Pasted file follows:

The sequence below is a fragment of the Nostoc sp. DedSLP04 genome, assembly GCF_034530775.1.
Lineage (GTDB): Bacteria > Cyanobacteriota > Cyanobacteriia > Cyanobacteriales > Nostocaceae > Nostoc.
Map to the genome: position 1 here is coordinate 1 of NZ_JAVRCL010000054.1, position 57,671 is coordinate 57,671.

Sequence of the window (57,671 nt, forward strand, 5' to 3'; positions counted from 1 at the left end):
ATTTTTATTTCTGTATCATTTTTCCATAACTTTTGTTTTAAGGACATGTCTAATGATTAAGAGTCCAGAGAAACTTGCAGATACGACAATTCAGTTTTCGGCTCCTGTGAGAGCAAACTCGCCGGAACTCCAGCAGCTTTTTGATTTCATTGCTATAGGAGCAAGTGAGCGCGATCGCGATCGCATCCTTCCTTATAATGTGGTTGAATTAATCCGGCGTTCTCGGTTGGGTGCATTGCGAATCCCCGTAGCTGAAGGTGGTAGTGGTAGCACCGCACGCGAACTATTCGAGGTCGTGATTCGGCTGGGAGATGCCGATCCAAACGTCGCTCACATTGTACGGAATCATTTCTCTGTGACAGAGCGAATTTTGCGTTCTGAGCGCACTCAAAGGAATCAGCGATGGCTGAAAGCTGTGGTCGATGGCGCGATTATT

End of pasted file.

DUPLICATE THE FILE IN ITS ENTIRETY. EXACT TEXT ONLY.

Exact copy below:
The sequence below is a fragment of the Nostoc sp. DedSLP04 genome, assembly GCF_034530775.1.
Lineage (GTDB): Bacteria > Cyanobacteriota > Cyanobacteriia > Cyanobacteriales > Nostocaceae > Nostoc.
Map to the genome: position 1 here is coordinate 1 of NZ_JAVRCL010000054.1, position 57,671 is coordinate 57,671.

Sequence of the window (57,671 nt, forward strand, 5' to 3'; positions counted from 1 at the left end):
ATTTTTATTTCTGTATCATTTTTCCATAACTTTTGTTTTAAGGACATGTCTAATGATTAAGAGTCCAGAGAAACTTGCAGATACGACAATTCAGTTTTCGGCTCCTGTGAGAGCAAACTCGCCGGAACTCCAGCAGCTTTTTGATTTCATTGCTATAGGAGCAAGTGAGCGCGATCGCGATCGCATCCTTCCTTATAATGTGGTTGAATTAATCCGGCGTTCTCGGTTGGGTGCATTGCGAATCCCCGTAGCTGAAGGTGGTAGTGGTAGCACCGCACGCGAACTATTCGAGGTCGTGATTCGGCTGGGAGATGCCGATCCAAACGTCGCTCACATTGTACGGAATCATTTCTCTGTGACAGAGCGAATTTTGCGTTCTGAGCGCACTCAAAGGAATCAGCGATGGCTGAAAGCTGTGGTCGATGGCGCGATTATT